At the sound of their voices
the doorposts and thresholds shook
and the temple was filled with smoke.”
The Time Warner Arena doorposts and thresholds shook, and they shook hard. I decided right away that I’d spend Saturday’s musical worship time outside the arena in the lobby. The songs were a mixture of contemporary praise and hymns, but the hymns were blended into the contemporary. So as we were singing a modern song it would blend into an old-fashioned one. I don’t even remember, now which songs were sung, because I was too overcome by the noise and the lights. The session lasted about 20 minutes and it had a mood all its own. The cadence would begin slow and soft, and rise and rise to a climactic moment when those drum beats would shake the house, and then slowly descend back into soft. This method was repeated several times. Rather than be moved by the music, I had a bad emotional and spiritual reaction. I fell to my knees. Crying, I prayed for forgiveness on us all. I really did.
I’m very affected by music. We all are. Nothing jazzes me up like a good ole fashioned singin’. I can sit in a pew and sing the good old hymns all night long and leave feeling terrific. I am not down on singing. It is a fact that music sets your mood and because we can be so moved by it, music can also be used manipulate us. It can bring to mind Godly worship and good thoughts, or it can be so manipulative that it can be its own thing outside of worship, an emotion all in itself, used to manipulate feelings rather than thoughts. It is my opinion that the musical worship at the Beth Moore convention is used for the latter purpose.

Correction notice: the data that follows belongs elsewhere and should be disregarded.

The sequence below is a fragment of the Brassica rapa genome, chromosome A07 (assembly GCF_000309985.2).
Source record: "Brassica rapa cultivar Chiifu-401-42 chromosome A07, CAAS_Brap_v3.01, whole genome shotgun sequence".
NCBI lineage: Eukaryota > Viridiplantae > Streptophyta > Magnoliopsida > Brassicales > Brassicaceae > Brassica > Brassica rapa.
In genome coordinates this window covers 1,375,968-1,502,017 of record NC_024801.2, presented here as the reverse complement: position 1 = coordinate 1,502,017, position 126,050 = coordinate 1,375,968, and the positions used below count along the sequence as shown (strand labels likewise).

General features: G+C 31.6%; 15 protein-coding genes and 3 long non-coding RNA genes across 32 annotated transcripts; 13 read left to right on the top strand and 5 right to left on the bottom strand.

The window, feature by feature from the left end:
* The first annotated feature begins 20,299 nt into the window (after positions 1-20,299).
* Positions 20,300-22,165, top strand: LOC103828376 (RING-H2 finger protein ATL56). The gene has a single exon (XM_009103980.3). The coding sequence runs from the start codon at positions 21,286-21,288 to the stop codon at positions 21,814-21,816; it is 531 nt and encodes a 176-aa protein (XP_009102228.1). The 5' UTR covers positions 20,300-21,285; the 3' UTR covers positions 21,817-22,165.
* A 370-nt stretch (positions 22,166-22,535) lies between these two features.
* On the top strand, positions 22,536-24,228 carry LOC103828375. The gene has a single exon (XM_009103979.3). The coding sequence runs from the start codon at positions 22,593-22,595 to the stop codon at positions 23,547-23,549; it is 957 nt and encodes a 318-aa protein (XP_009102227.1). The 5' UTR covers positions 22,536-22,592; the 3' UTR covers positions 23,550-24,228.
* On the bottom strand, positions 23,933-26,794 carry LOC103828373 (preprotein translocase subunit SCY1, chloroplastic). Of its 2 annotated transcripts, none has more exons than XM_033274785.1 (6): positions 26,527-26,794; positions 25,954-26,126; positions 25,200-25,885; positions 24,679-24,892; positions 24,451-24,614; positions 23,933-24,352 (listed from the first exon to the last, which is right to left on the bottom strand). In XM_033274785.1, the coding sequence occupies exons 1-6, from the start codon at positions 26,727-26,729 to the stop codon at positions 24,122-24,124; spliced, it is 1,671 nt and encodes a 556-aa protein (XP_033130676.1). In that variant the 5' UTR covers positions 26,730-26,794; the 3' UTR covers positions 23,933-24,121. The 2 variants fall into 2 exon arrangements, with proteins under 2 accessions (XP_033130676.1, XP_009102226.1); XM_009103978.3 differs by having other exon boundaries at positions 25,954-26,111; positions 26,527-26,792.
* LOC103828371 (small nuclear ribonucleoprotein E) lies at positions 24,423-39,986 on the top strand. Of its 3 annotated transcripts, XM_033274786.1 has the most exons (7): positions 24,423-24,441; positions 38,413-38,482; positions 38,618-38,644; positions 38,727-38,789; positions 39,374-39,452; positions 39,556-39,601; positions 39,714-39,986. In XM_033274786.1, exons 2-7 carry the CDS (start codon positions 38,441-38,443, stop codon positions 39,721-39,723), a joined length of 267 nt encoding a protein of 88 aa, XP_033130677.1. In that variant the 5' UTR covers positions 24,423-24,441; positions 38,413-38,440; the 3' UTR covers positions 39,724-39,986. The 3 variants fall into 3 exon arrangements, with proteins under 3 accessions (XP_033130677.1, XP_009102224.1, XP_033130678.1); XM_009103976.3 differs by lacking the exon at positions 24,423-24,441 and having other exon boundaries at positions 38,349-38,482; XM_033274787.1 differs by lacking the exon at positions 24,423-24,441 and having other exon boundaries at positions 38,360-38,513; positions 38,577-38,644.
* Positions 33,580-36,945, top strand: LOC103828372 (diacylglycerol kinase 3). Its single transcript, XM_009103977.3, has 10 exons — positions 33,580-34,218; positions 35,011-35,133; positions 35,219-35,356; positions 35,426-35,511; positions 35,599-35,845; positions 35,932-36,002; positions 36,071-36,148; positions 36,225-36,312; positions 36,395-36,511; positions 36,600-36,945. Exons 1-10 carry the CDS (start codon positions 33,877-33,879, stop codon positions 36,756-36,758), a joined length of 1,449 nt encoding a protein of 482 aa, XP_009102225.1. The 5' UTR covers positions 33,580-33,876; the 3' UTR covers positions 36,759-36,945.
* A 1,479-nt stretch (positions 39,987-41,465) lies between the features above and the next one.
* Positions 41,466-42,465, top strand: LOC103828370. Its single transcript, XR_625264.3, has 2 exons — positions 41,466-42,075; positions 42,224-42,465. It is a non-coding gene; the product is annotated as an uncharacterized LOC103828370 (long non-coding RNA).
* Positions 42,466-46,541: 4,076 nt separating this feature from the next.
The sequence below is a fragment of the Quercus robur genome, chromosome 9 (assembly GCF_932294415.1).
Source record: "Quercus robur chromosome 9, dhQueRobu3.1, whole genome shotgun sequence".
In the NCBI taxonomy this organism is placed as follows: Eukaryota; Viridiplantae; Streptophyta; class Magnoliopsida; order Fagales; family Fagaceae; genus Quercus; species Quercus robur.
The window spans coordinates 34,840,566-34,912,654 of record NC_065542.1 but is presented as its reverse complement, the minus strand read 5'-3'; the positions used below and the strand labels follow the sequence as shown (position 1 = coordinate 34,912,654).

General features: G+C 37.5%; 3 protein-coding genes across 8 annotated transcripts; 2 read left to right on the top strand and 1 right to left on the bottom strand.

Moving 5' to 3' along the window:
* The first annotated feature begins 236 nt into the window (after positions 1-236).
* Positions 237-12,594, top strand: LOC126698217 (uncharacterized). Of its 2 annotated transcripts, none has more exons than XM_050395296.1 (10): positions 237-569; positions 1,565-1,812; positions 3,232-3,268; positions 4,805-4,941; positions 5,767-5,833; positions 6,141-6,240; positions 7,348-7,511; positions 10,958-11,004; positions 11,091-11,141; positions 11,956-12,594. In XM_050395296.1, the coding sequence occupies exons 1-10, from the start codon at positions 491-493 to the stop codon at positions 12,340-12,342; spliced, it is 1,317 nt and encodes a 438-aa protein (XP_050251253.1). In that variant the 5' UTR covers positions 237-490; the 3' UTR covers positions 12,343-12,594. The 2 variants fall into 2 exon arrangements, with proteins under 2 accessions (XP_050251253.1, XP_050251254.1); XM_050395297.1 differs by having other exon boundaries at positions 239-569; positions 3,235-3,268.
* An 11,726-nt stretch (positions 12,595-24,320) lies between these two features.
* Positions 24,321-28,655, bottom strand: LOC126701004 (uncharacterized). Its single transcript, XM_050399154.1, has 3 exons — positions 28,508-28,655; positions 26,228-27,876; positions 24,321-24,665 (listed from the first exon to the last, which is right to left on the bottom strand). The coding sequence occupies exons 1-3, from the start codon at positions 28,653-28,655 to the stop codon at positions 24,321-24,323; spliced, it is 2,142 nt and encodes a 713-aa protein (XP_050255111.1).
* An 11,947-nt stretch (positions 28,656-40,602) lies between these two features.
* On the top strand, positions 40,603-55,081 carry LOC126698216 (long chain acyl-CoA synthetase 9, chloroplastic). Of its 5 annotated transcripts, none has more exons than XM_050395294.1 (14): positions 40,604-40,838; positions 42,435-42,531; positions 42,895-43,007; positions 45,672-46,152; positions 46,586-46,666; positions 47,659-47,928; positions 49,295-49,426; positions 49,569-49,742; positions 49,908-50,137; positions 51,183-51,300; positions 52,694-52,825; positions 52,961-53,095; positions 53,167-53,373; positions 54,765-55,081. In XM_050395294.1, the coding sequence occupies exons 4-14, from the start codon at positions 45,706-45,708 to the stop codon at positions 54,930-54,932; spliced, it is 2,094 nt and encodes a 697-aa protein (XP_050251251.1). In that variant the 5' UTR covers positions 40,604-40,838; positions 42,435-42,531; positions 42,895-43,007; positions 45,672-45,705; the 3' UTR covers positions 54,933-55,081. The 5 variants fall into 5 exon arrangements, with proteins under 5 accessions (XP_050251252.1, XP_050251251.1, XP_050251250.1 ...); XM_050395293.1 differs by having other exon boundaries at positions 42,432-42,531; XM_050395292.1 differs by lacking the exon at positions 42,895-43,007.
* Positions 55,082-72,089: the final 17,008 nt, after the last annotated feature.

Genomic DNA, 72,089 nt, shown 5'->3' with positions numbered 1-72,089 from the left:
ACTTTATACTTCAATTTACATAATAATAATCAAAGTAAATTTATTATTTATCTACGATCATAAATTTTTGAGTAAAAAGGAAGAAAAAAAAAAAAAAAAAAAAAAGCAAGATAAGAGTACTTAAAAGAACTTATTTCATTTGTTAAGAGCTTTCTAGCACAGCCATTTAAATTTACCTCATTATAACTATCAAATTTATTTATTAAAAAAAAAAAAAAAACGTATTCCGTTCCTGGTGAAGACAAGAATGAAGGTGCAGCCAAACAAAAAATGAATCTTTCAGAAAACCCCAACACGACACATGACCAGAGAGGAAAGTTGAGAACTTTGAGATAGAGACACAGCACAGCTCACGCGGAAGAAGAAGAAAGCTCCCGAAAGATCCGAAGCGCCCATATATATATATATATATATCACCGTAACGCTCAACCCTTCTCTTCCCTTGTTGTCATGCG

I wondered to myself if 12,000 women from 34 states and Canada would still drive 12 hours and spend hundreds of dollars to come to a place where there would be one guy singing The Old Rugged Cross on acoustic guitar, and one woman standing behind a podium speaking only Bible truths. No light show. No concert. No personal testimony of Beth Moore’s life, no jokes about bad hair days, no sweet stories about the husband or the dog, but only hymns and Bible.
These things grow, they get out of hand. I heard one woman near me muse that in ‘the old days’ Travis Cottrell had only one or two accompanists but now he has a whole band and several singers. That’s how it goes. These things only ever get bigger. And somewhere along the way, plain Bible and plain music gets lost in an overwhelming flood of extras, extras that are then used to manipulate and distract.
In the Religious Affections Ministries blog, Scott Aniol wrote, “Emotion, Worship, Revivalism, And Pentecostalism.“